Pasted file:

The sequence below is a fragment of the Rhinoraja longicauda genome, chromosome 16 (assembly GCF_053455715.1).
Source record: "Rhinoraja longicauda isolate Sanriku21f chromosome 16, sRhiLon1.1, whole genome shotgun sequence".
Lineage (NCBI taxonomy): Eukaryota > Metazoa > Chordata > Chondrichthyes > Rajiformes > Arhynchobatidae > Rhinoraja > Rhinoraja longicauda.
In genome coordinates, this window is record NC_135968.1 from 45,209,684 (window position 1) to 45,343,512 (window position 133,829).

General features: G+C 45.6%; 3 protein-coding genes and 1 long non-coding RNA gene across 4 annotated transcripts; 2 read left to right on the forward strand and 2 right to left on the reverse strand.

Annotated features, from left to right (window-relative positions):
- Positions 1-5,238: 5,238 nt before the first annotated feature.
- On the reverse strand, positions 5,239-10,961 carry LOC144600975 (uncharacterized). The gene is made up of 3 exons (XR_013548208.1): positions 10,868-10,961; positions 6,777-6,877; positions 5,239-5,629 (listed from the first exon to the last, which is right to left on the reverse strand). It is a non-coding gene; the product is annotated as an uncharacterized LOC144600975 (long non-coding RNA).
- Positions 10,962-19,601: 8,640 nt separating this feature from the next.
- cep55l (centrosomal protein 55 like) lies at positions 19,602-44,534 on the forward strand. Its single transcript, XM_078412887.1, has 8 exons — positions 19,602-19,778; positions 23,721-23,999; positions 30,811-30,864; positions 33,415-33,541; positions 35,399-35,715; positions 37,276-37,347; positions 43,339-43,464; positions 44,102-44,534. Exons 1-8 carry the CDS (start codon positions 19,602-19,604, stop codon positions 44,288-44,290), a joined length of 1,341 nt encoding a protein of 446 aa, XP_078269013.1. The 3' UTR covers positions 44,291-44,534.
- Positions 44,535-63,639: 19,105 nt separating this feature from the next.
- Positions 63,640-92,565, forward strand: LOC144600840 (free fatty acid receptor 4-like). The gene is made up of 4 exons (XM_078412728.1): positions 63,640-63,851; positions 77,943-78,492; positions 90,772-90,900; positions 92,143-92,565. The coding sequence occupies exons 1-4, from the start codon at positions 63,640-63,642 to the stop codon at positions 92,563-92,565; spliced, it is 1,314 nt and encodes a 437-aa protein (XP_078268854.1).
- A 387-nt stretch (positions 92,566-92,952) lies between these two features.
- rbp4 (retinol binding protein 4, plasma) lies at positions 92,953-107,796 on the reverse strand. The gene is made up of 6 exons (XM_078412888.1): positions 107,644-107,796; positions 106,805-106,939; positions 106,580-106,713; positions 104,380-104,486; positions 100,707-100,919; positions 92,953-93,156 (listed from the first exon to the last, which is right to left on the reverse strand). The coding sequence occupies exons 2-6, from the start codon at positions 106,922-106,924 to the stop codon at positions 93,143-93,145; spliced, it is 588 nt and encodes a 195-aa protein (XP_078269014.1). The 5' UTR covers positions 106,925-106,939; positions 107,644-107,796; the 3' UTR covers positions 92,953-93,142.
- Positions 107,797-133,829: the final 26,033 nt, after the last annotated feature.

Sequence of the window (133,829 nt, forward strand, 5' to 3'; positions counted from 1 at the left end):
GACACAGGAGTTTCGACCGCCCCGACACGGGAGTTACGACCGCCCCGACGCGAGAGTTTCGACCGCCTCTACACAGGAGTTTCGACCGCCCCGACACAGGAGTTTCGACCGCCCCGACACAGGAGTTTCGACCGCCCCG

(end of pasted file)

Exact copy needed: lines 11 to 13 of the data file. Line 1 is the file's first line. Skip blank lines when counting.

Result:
- Positions 44,535-63,639: 19,105 nt separating this feature from the next.
- Positions 63,640-92,565, forward strand: LOC144600840 (free fatty acid receptor 4-like). The gene is made up of 4 exons (XM_078412728.1): positions 63,640-63,851; positions 77,943-78,492; positions 90,772-90,900; positions 92,143-92,565. The coding sequence occupies exons 1-4, from the start codon at positions 63,640-63,642 to the stop codon at positions 92,563-92,565; spliced, it is 1,314 nt and encodes a 437-aa protein (XP_078268854.1).
- A 387-nt stretch (positions 92,566-92,952) lies between these two features.